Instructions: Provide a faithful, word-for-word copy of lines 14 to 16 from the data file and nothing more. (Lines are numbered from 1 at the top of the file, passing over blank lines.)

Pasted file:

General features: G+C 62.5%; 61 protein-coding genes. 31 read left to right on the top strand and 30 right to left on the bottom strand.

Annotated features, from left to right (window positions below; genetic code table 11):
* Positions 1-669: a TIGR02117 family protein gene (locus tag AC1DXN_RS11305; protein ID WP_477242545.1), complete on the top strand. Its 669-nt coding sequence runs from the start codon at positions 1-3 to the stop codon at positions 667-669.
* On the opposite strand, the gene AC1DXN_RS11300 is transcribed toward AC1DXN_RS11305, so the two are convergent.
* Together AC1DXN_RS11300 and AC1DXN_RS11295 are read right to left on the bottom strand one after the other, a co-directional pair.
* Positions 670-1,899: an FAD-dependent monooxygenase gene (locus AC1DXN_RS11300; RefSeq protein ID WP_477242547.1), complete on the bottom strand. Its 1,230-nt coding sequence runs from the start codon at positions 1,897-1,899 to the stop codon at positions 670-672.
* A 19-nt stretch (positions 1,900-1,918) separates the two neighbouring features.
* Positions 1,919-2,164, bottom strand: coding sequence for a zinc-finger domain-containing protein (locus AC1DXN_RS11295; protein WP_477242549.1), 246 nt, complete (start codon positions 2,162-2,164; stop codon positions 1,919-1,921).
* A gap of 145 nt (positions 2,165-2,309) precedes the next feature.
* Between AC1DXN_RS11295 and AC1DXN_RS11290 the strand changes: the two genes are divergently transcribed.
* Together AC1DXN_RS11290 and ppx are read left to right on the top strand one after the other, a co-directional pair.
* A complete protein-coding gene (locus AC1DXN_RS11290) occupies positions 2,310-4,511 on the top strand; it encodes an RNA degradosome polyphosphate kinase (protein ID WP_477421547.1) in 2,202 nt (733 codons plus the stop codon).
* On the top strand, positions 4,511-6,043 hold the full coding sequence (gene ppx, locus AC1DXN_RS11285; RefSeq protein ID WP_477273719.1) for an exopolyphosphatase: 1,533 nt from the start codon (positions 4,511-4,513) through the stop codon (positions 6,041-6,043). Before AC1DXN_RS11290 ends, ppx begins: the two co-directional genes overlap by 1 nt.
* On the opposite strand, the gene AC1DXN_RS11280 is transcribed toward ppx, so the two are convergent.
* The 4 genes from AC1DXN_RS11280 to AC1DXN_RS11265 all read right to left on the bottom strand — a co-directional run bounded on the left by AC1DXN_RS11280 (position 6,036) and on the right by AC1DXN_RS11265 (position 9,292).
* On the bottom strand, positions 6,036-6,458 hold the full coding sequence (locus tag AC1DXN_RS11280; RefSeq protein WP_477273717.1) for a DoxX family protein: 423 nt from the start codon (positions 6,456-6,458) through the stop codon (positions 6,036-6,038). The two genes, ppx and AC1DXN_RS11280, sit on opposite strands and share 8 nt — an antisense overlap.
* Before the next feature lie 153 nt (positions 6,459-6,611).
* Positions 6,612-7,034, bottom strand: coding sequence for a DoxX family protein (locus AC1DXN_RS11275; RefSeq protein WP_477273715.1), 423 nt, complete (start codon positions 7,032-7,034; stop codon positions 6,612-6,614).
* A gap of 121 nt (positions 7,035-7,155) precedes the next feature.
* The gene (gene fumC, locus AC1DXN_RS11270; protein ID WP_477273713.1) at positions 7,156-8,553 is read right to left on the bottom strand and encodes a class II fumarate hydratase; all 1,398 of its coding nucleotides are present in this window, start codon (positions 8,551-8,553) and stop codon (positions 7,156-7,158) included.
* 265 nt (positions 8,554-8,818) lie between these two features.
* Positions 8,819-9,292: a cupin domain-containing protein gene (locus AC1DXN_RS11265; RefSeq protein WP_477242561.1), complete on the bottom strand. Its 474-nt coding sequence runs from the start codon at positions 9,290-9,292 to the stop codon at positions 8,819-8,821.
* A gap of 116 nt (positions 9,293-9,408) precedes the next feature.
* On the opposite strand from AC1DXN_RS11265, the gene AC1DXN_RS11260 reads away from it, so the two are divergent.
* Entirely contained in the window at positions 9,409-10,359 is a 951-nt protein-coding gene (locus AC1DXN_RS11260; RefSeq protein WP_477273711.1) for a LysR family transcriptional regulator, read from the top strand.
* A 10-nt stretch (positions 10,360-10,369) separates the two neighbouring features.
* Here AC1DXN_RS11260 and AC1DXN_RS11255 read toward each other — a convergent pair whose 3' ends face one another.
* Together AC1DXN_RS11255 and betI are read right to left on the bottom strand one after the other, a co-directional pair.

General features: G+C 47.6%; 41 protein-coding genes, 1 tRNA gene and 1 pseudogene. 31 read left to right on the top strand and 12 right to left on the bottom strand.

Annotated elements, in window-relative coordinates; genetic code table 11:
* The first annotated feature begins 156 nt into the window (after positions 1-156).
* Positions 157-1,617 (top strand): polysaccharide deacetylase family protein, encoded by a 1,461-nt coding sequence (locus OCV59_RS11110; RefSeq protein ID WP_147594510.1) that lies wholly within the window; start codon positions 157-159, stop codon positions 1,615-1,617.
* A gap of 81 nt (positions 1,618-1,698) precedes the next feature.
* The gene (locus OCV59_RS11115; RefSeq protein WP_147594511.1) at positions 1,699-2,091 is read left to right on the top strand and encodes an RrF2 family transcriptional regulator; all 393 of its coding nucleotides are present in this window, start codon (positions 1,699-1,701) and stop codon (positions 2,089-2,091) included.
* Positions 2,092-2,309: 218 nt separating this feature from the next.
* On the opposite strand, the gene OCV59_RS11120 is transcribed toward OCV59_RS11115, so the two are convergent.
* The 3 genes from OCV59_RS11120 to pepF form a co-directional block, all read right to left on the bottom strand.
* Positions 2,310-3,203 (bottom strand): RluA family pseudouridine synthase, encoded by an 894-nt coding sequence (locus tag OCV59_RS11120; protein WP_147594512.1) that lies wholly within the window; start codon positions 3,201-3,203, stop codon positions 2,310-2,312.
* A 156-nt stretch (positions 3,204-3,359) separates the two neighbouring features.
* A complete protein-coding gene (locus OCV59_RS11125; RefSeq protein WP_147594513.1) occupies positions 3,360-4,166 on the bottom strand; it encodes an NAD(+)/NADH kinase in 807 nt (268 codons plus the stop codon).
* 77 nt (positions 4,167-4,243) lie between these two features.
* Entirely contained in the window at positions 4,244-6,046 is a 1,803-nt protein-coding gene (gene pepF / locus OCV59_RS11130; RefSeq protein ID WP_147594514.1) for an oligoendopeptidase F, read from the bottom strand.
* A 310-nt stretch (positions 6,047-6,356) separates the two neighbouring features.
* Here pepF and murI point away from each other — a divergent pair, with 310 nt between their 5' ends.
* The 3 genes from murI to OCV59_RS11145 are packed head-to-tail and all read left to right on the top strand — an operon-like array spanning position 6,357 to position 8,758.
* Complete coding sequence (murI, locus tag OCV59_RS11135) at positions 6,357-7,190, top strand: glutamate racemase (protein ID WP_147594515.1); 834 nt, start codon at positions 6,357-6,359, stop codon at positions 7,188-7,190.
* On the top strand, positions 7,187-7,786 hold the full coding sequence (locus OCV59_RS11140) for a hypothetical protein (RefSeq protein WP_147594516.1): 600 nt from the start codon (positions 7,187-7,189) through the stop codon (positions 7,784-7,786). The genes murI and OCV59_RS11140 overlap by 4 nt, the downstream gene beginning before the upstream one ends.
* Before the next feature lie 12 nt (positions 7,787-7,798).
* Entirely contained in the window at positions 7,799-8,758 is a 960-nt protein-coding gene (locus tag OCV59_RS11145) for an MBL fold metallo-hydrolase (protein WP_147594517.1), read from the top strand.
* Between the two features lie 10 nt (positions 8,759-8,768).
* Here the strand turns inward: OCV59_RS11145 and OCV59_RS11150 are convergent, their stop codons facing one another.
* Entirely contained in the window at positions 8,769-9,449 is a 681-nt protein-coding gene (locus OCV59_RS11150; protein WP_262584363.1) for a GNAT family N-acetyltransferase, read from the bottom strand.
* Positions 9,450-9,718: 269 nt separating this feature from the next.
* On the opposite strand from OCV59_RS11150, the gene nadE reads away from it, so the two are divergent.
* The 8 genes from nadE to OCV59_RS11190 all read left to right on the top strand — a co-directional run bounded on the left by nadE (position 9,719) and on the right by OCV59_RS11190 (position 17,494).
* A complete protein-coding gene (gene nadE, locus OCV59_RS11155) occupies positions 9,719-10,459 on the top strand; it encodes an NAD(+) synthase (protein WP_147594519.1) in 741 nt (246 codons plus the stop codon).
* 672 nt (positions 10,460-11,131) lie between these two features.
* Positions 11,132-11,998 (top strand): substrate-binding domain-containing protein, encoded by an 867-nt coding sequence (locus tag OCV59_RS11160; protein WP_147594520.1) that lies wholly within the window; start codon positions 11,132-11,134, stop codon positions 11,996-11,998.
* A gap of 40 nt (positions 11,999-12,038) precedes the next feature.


* On the opposite strand, the gene AC1DXN_RS11280 is transcribed toward ppx, so the two are convergent.
* The 4 genes from AC1DXN_RS11280 to AC1DXN_RS11265 all read right to left on the bottom strand — a co-directional run bounded on the left by AC1DXN_RS11280 (position 6,036) and on the right by AC1DXN_RS11265 (position 9,292).
* On the bottom strand, positions 6,036-6,458 hold the full coding sequence (locus tag AC1DXN_RS11280; RefSeq protein WP_477273717.1) for a DoxX family protein: 423 nt from the start codon (positions 6,456-6,458) through the stop codon (positions 6,036-6,038). The two genes, ppx and AC1DXN_RS11280, sit on opposite strands and share 8 nt — an antisense overlap.